BATON ROUGE – The Louisiana Department of Transportation and Development on Wednesday honored 33 employees who died on the job since 1963.
Gov. Kathleen Babineaux Blanco and DOTD Secretary Johnny B. Bradberry unveiled a permanent memorial during a ceremony at DOTD headquarters attended by officials, employees and employees’ family members.
Gov. Blanco said, “We can all be proud of the 33 employees honored here today. They gave their lives in the service of others.”
Bradberry said, “Today we ensure that their names live on in Louisiana history – individuals who gave their lives to help make life better for all of us.”
During the ceremony, Gov. Blanco praised Bradberry and DOTD for “making safety as much a part of their mission as managing our resources and improving our transportation infrastructure.”
The governor noted the department’s adoption of federal standards for high-visibility worker apparel and the ongoing efforts of the Work Zone Safety Task Force, which works with the Federal Highway Administration on safety matters.
Other attendees at the ceremony included relatives of eight of the employees; members of the governor’s Cabinet; and the Rev. Eric Burges, who gave the invocation.
The 7-foot-tall, 5-foot-wide black granite slab has been permanently installed in the headquarters lobby. Constructed by Creative Graphics Inc. of St. Rose, three-quarter-inch black granite wraps around a welded aluminum frame. Features include a back-lit glass inlay of the Louisiana state seal within the state’s boot shape. Beneath are magnetized granite tiles on which employees’ names are engraved.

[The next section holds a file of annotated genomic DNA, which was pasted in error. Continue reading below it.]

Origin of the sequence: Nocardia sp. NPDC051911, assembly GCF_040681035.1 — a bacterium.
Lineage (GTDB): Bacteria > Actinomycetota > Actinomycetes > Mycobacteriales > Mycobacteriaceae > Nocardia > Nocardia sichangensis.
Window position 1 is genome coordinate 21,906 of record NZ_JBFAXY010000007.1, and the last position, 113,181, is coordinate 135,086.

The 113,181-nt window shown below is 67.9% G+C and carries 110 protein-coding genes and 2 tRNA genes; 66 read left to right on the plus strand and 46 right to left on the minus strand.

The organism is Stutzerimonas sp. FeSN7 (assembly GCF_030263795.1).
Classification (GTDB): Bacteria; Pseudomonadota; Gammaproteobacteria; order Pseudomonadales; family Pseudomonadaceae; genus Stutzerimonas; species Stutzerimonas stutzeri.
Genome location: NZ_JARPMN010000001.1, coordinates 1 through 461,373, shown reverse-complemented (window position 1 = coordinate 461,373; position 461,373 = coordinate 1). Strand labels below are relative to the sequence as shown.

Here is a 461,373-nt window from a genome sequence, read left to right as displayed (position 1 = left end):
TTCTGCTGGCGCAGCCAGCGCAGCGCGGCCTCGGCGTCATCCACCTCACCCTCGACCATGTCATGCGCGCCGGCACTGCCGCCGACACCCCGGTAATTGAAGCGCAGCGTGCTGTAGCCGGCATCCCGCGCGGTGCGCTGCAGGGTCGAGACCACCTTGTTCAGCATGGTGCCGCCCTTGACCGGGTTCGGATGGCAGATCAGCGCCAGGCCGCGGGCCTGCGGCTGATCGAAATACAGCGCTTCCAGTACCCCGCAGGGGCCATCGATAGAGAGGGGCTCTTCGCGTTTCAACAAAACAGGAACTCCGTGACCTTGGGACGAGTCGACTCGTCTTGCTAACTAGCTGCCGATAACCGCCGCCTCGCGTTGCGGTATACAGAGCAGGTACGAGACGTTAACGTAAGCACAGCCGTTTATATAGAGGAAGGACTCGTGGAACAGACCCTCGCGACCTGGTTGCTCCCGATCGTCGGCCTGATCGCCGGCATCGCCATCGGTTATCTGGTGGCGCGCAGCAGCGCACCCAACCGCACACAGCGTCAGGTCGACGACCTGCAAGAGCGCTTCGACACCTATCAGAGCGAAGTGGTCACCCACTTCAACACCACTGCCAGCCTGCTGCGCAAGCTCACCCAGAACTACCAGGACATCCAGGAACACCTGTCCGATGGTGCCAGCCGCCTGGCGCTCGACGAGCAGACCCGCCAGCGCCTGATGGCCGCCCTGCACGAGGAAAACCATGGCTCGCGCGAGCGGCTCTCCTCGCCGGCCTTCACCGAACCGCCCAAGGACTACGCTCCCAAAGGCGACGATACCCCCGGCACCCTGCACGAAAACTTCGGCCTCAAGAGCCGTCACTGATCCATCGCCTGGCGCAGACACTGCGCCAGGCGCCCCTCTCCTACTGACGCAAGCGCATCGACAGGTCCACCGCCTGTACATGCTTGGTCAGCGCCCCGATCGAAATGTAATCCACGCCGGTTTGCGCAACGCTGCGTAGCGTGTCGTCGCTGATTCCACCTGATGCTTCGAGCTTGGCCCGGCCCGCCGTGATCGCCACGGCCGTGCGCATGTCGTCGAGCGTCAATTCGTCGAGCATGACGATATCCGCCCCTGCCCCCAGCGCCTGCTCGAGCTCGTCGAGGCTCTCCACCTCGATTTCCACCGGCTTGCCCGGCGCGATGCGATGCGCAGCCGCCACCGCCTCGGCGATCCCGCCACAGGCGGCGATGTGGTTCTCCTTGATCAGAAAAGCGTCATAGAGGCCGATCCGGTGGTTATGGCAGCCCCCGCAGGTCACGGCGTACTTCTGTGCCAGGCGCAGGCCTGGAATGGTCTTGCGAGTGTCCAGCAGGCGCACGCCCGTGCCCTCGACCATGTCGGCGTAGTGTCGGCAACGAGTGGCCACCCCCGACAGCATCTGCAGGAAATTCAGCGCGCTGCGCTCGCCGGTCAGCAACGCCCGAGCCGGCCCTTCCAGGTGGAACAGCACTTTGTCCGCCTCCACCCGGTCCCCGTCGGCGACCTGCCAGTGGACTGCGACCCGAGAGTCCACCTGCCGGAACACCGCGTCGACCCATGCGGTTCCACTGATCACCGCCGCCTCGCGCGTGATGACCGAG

For the past five years, the department has erected temporary cone memorials during Work Zone Awareness Week in the spring to remember those who died in work zones – not only construction employees, but motorists as well. This activity will continue, but work began two years ago on the idea to develop a permanent memorial for DOTD employees, according to Fred Rasmussen, DOTD loss prevention director.
Rasmussen said the department developed the list based on available information, but he hopes that once the public knows of the memorial, family members of those employees whose names are not included so far will call his office at (225) 237-1381.
The new memorial holds one name each from the years of 1963 and 1979, respectively. The 1980s includes 17 names; the 1990s, 11 names (including one female); and 2000 to the present, three names. While federal statistics indicate nine people died in Louisiana work zones in 2003, no DOTD employees have been killed on the job for the past three years, Rasmussen said.
Bradberry noted a decline by more than a third (35.2 percent) in DOTD work-related deaths between 1980 and 1990. And halfway through the current decade, work-related deaths are down 73 percent, from 11 to 3, compared with the 1990s.
Jim Bowen, a spokesman for the American Traffic Safety Services Association (ATSSA), said Louisiana DOTD joins three other states that have permanent memorials – Minnesota, Virginia and Michigan.